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Primary Results Indicate Republicans Could Flip 6 California Districts

☆ Never Say Never

Republicans could flip six congressional seats in California in November based on primary results. Four additional seats are enough to make GOP candidates competitive. Democrats, on the other hand, don’t seem to have an easy path open to even one seat currently held by a Republican.

California as a whole leans left, with Democrats holding 45 of the 53 congressional districts (two are vacant). The March 3 primary results, however, suggest the GOP may heal its losses from the 2018 midterms, where Democrats flipped seven seats.

The state holds “jungle primaries,” which means both Democrats and Republicans show up on the same ballot, and the two candidates with the most votes face each other in the general election.

Voters who didn’t get their primary pick could still be generally expected to go for the winning candidate of their party. Thus, by adding up the votes for all Democrats and all Republicans on the ballot, one can get a rough idea how many voters may show up for the candidate of each party in the general election.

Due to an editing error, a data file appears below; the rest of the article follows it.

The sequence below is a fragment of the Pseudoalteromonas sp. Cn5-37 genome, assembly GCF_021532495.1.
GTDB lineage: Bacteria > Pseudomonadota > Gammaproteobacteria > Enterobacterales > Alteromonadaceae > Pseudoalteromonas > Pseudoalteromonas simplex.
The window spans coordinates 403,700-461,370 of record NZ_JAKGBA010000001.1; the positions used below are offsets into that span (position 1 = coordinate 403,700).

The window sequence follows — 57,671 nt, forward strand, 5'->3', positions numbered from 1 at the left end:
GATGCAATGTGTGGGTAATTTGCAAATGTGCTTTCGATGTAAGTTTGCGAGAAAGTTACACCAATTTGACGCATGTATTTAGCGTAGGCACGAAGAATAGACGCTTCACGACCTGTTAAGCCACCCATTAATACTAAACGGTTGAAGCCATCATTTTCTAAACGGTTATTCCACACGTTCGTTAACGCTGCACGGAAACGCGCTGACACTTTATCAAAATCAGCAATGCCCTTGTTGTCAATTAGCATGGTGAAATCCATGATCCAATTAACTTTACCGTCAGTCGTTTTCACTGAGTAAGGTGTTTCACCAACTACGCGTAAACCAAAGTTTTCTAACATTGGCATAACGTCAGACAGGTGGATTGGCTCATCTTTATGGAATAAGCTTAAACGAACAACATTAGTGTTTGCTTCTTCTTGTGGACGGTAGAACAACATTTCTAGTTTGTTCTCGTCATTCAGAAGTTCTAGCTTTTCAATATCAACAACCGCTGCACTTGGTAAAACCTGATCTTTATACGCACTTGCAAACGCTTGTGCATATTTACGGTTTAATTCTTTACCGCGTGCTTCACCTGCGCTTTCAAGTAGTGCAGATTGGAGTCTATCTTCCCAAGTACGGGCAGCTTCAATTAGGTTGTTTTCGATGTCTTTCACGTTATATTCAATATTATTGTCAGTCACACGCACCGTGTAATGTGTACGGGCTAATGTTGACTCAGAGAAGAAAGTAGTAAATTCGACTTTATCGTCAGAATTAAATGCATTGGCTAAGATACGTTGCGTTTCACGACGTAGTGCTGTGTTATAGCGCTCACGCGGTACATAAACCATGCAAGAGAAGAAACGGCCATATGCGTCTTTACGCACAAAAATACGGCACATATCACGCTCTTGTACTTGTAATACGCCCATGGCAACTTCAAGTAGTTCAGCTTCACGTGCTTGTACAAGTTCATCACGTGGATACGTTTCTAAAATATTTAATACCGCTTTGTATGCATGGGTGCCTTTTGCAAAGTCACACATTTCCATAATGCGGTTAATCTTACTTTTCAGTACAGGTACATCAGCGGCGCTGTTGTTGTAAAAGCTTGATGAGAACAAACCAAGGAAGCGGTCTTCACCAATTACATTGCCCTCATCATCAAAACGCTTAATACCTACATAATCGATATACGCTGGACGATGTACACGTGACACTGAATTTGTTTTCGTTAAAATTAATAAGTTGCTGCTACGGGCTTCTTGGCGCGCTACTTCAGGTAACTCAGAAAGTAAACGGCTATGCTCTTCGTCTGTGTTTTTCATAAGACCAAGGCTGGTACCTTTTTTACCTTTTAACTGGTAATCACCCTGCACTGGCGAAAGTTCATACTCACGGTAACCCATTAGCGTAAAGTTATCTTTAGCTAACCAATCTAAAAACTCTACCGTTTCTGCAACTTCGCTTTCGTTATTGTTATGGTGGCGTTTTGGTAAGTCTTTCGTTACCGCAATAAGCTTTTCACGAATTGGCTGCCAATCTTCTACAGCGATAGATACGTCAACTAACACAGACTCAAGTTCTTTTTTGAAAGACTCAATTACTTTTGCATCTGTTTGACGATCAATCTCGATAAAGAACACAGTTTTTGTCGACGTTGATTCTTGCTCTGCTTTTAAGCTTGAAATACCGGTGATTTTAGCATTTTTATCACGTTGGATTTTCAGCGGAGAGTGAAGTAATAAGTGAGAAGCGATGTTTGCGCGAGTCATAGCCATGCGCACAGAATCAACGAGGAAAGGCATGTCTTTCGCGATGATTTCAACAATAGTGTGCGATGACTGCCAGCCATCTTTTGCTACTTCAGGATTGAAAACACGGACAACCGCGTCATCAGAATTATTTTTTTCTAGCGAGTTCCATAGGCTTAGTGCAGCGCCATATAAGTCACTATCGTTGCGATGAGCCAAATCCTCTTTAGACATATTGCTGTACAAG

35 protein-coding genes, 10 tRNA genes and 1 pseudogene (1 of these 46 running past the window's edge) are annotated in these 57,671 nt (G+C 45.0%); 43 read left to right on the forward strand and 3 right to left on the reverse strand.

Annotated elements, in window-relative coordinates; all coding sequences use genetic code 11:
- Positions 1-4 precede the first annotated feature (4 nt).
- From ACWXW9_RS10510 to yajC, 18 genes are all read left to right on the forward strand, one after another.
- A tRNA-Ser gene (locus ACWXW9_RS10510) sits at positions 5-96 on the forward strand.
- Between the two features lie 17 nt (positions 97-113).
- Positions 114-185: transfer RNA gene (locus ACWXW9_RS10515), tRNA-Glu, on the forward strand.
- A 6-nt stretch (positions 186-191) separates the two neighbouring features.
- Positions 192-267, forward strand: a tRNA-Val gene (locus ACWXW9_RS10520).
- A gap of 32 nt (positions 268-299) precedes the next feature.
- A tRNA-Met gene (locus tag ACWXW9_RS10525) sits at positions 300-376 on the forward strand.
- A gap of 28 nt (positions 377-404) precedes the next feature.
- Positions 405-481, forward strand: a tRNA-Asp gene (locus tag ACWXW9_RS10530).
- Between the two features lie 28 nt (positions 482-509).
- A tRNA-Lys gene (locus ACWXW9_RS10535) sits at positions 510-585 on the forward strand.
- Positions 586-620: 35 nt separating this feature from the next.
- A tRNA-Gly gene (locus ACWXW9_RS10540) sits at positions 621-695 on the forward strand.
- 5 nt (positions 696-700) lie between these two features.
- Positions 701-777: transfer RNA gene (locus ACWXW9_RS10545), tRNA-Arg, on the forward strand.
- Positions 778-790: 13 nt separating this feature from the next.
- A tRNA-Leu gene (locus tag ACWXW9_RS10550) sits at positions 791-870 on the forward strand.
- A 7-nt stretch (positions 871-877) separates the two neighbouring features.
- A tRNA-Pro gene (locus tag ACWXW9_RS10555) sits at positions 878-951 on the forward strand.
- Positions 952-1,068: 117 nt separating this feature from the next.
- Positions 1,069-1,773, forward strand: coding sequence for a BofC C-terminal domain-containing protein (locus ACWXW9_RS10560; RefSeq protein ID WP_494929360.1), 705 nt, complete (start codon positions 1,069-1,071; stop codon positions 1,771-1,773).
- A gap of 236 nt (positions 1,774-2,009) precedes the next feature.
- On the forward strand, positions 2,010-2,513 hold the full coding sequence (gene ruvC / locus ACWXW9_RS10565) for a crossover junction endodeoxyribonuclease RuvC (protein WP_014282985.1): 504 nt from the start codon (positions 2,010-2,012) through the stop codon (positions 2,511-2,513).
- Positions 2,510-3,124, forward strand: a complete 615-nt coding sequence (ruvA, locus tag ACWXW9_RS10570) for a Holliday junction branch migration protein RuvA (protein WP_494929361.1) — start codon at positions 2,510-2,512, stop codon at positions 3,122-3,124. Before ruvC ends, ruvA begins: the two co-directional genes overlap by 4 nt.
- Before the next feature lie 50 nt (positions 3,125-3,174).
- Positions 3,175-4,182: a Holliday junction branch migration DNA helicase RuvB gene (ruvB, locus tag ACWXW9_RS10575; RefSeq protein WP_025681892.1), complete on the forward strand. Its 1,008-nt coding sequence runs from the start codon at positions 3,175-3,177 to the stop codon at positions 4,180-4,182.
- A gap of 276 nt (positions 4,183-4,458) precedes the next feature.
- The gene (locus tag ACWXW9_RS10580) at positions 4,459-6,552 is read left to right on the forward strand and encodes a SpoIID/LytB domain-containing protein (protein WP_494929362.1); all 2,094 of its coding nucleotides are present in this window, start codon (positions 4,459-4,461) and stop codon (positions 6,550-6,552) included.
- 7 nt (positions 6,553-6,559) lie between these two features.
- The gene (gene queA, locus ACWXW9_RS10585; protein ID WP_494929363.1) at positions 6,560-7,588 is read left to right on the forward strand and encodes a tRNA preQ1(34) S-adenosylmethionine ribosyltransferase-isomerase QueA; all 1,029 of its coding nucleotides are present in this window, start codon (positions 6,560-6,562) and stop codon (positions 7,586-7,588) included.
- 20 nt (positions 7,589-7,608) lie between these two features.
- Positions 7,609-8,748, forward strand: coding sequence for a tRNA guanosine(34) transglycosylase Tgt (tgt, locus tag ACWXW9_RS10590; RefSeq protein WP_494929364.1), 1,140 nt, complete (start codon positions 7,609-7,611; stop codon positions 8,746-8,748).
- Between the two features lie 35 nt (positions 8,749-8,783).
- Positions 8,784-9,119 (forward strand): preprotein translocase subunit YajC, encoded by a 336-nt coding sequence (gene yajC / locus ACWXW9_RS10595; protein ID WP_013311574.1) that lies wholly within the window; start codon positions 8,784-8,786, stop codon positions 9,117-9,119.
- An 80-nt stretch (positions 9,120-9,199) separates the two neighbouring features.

In addition, there was only one state-wide measure on the ballot this time—one for bonds to fund public school facilities (voted down). That means Democrats may have had a stronger motivation to show up, since they were deciding on their presidential candidate, while the Republican presidential primary was a largely symbolic exercise of confirming President Donald Trump as the nominee of choice. Trump received 92.5 percent of the vote.

Republican Congressional candidate in California’s 39th District, Young Kim